People participate in many social activities online: they post pictures and videos, write long, impassioned articles, and battle each other in multiplayer games. The predominant social activity, however, is conversation in its many forms: email; chat; discussion postings; status updates; comments exchanged about photos, games, and articles; and so on. Though the form may vary, all share the fundamental quality of being exchanges of words among two or more people.1 Conversation is much more than a means for exchanging information. It is a form of social grooming: it is how we form and maintain ties, hold our community together, and establish social norms (Dunbar 1996).2
Like face-to-face speech, online conversation is an exchange of words among people. Yet there are significant differences. Most spoken conversations are ephemeral: the words disappear into the past as soon as they are said. Many online conversations are persistent, their text permanently preserved in an archive. Spoken conversations occur in real time: you hear what I say as I say it and can respond immediately. In contrast, many online conversations are asynchronous: I write a message, and you might not read and respond to it until hours, days, or more have passed. Asynchrony adds convenience, for I can maintain a long discussion with you, even if we are never free to meet at the same time, but it also drastically changes the rhythm of discourse.
In this chapter, we will explore visualizing the social patterns in online conversations. These visualizations are the “medium shot,” showing the participants in their situational context and highlighting their relationships and reactions. Our focus will be on visualizing text conversation, the ubiquitous medium of online comments, email, discussion boards, and so on. We will also look at how visualization can supplement even face-to-face discussion, bringing our attention to the nuances and behaviors of which we are often unaware.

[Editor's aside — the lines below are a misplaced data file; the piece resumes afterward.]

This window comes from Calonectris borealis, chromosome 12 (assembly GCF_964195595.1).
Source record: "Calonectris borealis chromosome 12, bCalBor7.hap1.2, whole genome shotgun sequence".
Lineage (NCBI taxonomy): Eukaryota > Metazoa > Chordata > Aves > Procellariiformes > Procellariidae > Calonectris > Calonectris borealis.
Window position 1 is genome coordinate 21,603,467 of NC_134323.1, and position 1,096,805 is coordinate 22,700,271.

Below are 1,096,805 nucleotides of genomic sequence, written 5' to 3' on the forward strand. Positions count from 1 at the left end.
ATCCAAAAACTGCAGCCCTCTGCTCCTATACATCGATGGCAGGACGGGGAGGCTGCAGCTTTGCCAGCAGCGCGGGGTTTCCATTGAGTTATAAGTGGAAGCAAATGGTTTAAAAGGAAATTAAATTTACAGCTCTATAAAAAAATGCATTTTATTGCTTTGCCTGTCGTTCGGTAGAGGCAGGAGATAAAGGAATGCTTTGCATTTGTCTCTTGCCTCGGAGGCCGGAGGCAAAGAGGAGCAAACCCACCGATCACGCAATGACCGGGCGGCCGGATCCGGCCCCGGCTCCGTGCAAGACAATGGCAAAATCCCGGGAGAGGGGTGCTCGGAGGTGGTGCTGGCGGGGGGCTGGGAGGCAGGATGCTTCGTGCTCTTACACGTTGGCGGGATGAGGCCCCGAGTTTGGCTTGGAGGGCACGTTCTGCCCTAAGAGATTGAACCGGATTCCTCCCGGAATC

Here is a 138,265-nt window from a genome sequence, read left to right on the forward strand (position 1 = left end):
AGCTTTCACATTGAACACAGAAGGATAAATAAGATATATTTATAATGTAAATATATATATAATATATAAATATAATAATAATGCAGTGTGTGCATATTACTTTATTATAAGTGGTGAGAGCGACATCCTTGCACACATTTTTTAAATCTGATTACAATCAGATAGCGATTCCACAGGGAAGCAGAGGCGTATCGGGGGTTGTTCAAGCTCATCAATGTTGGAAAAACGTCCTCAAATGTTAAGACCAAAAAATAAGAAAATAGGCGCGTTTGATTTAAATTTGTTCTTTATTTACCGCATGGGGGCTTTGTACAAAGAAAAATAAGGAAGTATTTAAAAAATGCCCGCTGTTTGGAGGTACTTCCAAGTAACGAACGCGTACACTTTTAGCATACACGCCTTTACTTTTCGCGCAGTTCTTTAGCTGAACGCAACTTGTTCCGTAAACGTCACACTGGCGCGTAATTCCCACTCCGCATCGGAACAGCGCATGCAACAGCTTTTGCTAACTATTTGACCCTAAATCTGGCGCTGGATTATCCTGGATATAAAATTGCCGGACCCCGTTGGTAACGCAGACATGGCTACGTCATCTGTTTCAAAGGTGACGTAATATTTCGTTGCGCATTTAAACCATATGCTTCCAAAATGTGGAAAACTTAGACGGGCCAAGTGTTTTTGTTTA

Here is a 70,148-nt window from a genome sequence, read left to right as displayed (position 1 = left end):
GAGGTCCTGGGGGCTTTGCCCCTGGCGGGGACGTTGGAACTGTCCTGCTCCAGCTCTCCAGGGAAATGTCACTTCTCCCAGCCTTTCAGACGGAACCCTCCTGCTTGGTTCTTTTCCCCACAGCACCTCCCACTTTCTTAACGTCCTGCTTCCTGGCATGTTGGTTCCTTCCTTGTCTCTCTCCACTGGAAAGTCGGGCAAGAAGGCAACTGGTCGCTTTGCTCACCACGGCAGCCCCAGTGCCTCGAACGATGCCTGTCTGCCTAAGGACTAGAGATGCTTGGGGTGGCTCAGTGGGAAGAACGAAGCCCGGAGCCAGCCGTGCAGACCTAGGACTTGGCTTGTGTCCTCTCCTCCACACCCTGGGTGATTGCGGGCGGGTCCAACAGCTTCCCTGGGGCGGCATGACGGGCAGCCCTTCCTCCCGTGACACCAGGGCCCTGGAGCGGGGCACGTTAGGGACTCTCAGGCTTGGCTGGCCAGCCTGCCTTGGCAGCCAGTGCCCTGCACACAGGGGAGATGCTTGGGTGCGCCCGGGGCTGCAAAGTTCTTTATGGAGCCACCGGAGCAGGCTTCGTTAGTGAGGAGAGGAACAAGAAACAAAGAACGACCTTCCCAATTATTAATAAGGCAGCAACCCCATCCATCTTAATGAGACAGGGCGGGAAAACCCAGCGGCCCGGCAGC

The primary medium of online interaction is text. Text conversations are interactions stripped of almost everything but the words, a simplicity that yields many advantages. They are easy to implement; pioneering programmers developed the earliest systems in the mid-1960s to send messages among users of time-sharing mainframe computers (Van Vleck 2001). They are also easy to participate in, requiring only a keyboard. The sparseness of text conversations focuses attention on the words themselves, without the distraction of the speaker’s appearance. No one can dominate the conversation simply because he or she is bigger and has a louder, deeper voice. In discussions where the participants are strangers to each other, text interactions make it possible to converse without being swayed by knowing the others’ age, race, or gender.
Simple as they are, text conversations are an example of a design that goes “beyond being there.” The writer of a message can carefully edit it before sending. Recipients can read a complex text slowly and repeatedly, yet quickly skim routine communications or dull sections. They can save messages, forward them, or send them to a computer for analysis and visualization. Text conversations are frequently asynchronous, so one can read and write at one’s convenience. Text conversations can be dialogues between two people or a mass discussion involving hundreds or more. Text is flexible. You can use it to write a formal document or to toss off a slang-encoded message. It’s easy to quote someone else’s words to respond to a particular point. Text requires only a keyboard to produce. Reading text is fast; experienced readers can skim paragraphs quickly.